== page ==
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Every Friday is Wisdom Friday.  It’s just a way for me to share with my readers the little gems of life that I’ve learned either during the week or living life in general.

As much as we like to think that success is a zero-sum game, it isn’t.  Let me explain:

Imagine individual success story in this world is represented by a grain of sand in the Mojave desert.  Each of us have a container to collect our success by filling the container with all the grains of sand it can hold.  Now ask yourself the following questions:

  1. Does it matter how big your container is when defining your success?  The answer is, of course, yes!
  2. Does it matter how big your neighbor’s container is when defining your own success?  The answer is NO!

In fact, there’s really no point worrying if your neighbor has a bigger container than you since his container has no impact in your own ability to measure your success.  Besides, there are more than enough sand to go around.  If you want more, then focus on what you can do instead, i.e. get a bigger container.

Remember, success will come from building your own container and filling it, not from shattering what your neighbor has.

No, no, not the practice of eating human flesh — yuck!  I am talking about the term in the business context.  But first, let’s explore the definition of Cannibalism.  According to everything2.com, corporate cannibalism refers to, “a new section of a company ‘eating into’ the revenues of an older section of the same company.”  The site actually goes on to say, ” Competing with yourself is a bad idea.”  Or is it?

But before I go on, I just want to say that I’ve never been trained as a business person, as in I have never taken a business course or gotten an MBA.  But if you think that disqualifies me to make sense of running a business, then I invite you to talk to Bill Gates, Michael Dell, Steve Jobs, and my dad.  Anyway, my point is, you don’t necessarily need a business education to run a business.  As a friend of mine who received his MBA from Harvard Business School likes to say, “Education is for the average people.”  But I digress….

I am actually a big fan of corporate cannibalism, and if for no other reason than this: Why give your competitors the benefit of eating your lunch when you can eat your own lunch?  Seriously — think about that for a moment.  Let’s imagine we are back in the 50s, and your company dominates the market in two-way radio transmitters.  That’s the cash cow and the bread and butter of your company; in other words, that’s your lunch.  Now if you don’t have the audacity to eat your own lunch by inventing something that works better than two-way radio transmitters such as cell phones, guess who will?  Your competitors!  And if their products actually work better than yours, guess who is going to suffer?  You!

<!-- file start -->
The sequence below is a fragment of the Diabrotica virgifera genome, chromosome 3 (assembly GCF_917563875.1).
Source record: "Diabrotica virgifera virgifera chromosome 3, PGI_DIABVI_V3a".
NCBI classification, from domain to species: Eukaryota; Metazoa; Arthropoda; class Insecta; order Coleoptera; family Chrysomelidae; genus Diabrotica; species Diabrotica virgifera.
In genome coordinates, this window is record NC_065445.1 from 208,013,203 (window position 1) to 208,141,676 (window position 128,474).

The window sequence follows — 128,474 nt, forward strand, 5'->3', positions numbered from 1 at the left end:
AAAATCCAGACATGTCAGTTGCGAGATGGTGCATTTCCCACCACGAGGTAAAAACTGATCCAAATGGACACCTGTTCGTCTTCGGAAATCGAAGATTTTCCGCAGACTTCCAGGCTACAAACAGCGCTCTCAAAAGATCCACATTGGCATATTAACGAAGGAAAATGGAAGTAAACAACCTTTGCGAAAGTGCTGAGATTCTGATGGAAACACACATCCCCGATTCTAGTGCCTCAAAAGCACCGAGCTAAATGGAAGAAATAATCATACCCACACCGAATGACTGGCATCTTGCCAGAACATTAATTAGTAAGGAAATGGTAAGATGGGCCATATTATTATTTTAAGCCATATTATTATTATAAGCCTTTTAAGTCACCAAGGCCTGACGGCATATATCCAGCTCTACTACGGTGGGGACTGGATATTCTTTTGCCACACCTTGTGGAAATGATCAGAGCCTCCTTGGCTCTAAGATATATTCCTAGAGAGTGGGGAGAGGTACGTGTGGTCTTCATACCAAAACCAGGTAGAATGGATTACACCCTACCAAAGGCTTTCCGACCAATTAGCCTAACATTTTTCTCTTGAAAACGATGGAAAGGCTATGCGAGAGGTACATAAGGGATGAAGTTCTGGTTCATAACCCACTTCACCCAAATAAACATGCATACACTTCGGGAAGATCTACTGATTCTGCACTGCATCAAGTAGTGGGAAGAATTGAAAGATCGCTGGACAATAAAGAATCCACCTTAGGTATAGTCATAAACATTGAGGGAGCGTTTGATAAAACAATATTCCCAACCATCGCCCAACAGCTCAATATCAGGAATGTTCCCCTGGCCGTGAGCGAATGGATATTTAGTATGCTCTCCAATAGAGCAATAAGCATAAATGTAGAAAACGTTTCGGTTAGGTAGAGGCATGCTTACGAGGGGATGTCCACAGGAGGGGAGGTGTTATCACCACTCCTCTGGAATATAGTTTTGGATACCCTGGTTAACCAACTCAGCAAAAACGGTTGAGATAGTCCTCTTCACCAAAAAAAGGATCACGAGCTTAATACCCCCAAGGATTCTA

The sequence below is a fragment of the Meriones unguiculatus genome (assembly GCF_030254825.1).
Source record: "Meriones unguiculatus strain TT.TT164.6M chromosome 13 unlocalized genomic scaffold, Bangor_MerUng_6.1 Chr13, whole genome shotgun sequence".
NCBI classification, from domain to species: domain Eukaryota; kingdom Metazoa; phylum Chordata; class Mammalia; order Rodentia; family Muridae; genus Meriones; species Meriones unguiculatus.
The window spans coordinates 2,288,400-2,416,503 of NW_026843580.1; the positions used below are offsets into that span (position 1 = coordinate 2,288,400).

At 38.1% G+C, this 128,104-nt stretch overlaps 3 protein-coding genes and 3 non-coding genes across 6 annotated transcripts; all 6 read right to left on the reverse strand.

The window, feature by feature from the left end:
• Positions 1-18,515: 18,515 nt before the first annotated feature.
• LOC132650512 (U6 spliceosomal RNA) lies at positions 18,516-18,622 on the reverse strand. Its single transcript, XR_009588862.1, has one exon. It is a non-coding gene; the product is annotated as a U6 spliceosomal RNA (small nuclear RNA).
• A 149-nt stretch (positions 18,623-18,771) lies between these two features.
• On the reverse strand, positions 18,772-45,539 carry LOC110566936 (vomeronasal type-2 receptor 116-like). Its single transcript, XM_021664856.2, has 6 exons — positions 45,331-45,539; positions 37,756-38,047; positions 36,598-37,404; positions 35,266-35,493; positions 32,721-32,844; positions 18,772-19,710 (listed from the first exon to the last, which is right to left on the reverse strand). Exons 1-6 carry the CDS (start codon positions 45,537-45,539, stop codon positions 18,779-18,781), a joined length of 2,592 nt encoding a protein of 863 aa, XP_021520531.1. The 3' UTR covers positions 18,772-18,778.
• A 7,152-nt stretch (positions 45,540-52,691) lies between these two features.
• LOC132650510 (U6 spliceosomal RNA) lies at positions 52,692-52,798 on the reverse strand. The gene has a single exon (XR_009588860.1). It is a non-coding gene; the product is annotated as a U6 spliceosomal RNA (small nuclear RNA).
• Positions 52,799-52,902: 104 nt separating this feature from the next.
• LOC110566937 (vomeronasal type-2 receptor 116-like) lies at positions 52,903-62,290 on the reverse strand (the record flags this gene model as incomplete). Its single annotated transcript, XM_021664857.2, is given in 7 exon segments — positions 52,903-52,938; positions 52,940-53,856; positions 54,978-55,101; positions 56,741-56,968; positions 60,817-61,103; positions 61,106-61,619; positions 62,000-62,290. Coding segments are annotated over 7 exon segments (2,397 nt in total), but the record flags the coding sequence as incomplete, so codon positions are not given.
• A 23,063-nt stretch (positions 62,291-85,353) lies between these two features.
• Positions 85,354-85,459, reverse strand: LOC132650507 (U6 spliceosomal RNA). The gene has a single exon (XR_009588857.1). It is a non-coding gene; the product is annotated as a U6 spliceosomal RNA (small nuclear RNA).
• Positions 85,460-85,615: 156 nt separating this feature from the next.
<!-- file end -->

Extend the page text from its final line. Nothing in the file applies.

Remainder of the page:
I know that’s a very simplistic way of looking at a very complex picture, but I like simplicity because it gets the point across.  More importantly, I simplified it because I think the concept equally applies to the individual.  A lot of people fear losing their job, so they actively try to crowd out their competitors within the same company.  Their thinking usually goes something like this: If I am the only one who can do this job, then they can’t fire me.  But they fail to think of it this way: If I am the only one who can do this job, then I will never be promoted because I will be stuck doing this job forever.  A better approach in my opinion is to cannibalize your own job by learning new skill sets while at the same time training somebody to take over your old job.

OK, now it’s your turn to share your thoughts….

Sarah Palin puzzles me.  I had previously written about her and why she scares me as the potential VP of the United States, but today I want to tell you a bit more of what I learned from her behavior that would hopefully teach us all a lesson about life.

Sarah Palin came from a humble enough background — no super rich family to help her out at the beginning of her life, no special connections to get her to where she is today.  She was just an average citizen like many of us.  She got to where she is today by her will to succeed, for the most part.  That accomplishment is in and of itself very commendable. In many ways, she is one of the success stories of the American life — if you believe in yourself and work hard at your goals, you will get to here you want to go.

In fact, Sarah Palin is one of the most confident women I’ve seen.  She doesn’t let obstacles bring her down, and she always has the self-confidence that she will succeed.  The problem lies in her self-awareness.  More specifically, her self-confidence is in no way balance by her self-awareness (or lack thereof).

In my opinion, self-confidence and self-awareness are two sides of the same coin — both sides are needed in order to move forward in life.  Self-confidence gives you the belief that life challenges are conquerable, without which every task in life would seem like climbing Mount Everest.  Self-awareness, on the other hand, is the feedback loop to let you know not only what it takes to get to where you want to go, but also how you are doing along the way.